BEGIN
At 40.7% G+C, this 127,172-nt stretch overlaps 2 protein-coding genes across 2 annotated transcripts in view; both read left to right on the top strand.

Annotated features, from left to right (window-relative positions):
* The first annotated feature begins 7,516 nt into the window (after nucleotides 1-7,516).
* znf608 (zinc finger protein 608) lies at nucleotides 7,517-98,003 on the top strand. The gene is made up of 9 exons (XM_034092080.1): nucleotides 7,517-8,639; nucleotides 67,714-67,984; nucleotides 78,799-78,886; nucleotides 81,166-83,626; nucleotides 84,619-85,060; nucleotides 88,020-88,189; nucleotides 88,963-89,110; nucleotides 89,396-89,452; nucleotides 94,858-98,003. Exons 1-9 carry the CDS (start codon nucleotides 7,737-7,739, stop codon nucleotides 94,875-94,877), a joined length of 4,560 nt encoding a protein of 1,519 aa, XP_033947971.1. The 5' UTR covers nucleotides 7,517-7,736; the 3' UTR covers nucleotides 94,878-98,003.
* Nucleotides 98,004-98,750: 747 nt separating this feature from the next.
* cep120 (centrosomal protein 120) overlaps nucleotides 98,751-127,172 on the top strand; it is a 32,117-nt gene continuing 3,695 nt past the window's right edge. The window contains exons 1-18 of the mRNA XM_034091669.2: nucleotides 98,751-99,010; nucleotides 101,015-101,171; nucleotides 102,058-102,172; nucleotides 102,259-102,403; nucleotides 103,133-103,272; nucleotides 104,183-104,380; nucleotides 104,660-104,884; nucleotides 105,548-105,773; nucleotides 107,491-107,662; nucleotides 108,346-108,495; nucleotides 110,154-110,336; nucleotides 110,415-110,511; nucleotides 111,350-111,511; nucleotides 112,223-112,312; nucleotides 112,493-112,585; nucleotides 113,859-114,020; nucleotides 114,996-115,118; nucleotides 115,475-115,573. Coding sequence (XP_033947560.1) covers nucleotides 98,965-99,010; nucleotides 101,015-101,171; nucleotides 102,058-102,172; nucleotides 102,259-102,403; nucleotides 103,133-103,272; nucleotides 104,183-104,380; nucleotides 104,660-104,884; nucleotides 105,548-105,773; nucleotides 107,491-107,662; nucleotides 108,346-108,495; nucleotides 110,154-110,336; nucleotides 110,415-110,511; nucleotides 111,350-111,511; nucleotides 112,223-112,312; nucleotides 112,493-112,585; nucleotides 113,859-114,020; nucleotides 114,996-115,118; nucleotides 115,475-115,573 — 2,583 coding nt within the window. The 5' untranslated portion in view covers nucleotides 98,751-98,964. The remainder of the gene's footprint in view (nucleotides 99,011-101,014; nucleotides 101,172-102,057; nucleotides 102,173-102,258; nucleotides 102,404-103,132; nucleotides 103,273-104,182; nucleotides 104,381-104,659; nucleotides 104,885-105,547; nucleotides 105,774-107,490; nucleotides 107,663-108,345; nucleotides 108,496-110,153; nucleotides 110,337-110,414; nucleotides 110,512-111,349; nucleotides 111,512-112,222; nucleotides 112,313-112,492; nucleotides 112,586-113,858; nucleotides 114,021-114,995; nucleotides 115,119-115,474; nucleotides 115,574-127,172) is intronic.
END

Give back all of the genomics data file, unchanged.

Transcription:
At 40.7% G+C, this 127,172-nt stretch overlaps 2 protein-coding genes across 2 annotated transcripts in view; both read left to right on the top strand.

Annotated features, from left to right (window-relative positions):
* The first annotated feature begins 7,516 nt into the window (after nucleotides 1-7,516).
* znf608 (zinc finger protein 608) lies at nucleotides 7,517-98,003 on the top strand. The gene is made up of 9 exons (XM_034092080.1): nucleotides 7,517-8,639; nucleotides 67,714-67,984; nucleotides 78,799-78,886; nucleotides 81,166-83,626; nucleotides 84,619-85,060; nucleotides 88,020-88,189; nucleotides 88,963-89,110; nucleotides 89,396-89,452; nucleotides 94,858-98,003. Exons 1-9 carry the CDS (start codon nucleotides 7,737-7,739, stop codon nucleotides 94,875-94,877), a joined length of 4,560 nt encoding a protein of 1,519 aa, XP_033947971.1. The 5' UTR covers nucleotides 7,517-7,736; the 3' UTR covers nucleotides 94,878-98,003.
* Nucleotides 98,004-98,750: 747 nt separating this feature from the next.
* cep120 (centrosomal protein 120) overlaps nucleotides 98,751-127,172 on the top strand; it is a 32,117-nt gene continuing 3,695 nt past the window's right edge. The window contains exons 1-18 of the mRNA XM_034091669.2: nucleotides 98,751-99,010; nucleotides 101,015-101,171; nucleotides 102,058-102,172; nucleotides 102,259-102,403; nucleotides 103,133-103,272; nucleotides 104,183-104,380; nucleotides 104,660-104,884; nucleotides 105,548-105,773; nucleotides 107,491-107,662; nucleotides 108,346-108,495; nucleotides 110,154-110,336; nucleotides 110,415-110,511; nucleotides 111,350-111,511; nucleotides 112,223-112,312; nucleotides 112,493-112,585; nucleotides 113,859-114,020; nucleotides 114,996-115,118; nucleotides 115,475-115,573. Coding sequence (XP_033947560.1) covers nucleotides 98,965-99,010; nucleotides 101,015-101,171; nucleotides 102,058-102,172; nucleotides 102,259-102,403; nucleotides 103,133-103,272; nucleotides 104,183-104,380; nucleotides 104,660-104,884; nucleotides 105,548-105,773; nucleotides 107,491-107,662; nucleotides 108,346-108,495; nucleotides 110,154-110,336; nucleotides 110,415-110,511; nucleotides 111,350-111,511; nucleotides 112,223-112,312; nucleotides 112,493-112,585; nucleotides 113,859-114,020; nucleotides 114,996-115,118; nucleotides 115,475-115,573 — 2,583 coding nt within the window. The 5' untranslated portion in view covers nucleotides 98,751-98,964. The remainder of the gene's footprint in view (nucleotides 99,011-101,014; nucleotides 101,172-102,057; nucleotides 102,173-102,258; nucleotides 102,404-103,132; nucleotides 103,273-104,182; nucleotides 104,381-104,659; nucleotides 104,885-105,547; nucleotides 105,774-107,490; nucleotides 107,663-108,345; nucleotides 108,496-110,153; nucleotides 110,337-110,414; nucleotides 110,512-111,349; nucleotides 111,512-112,222; nucleotides 112,313-112,492; nucleotides 112,586-113,858; nucleotides 114,021-114,995; nucleotides 115,119-115,474; nucleotides 115,574-127,172) is intronic.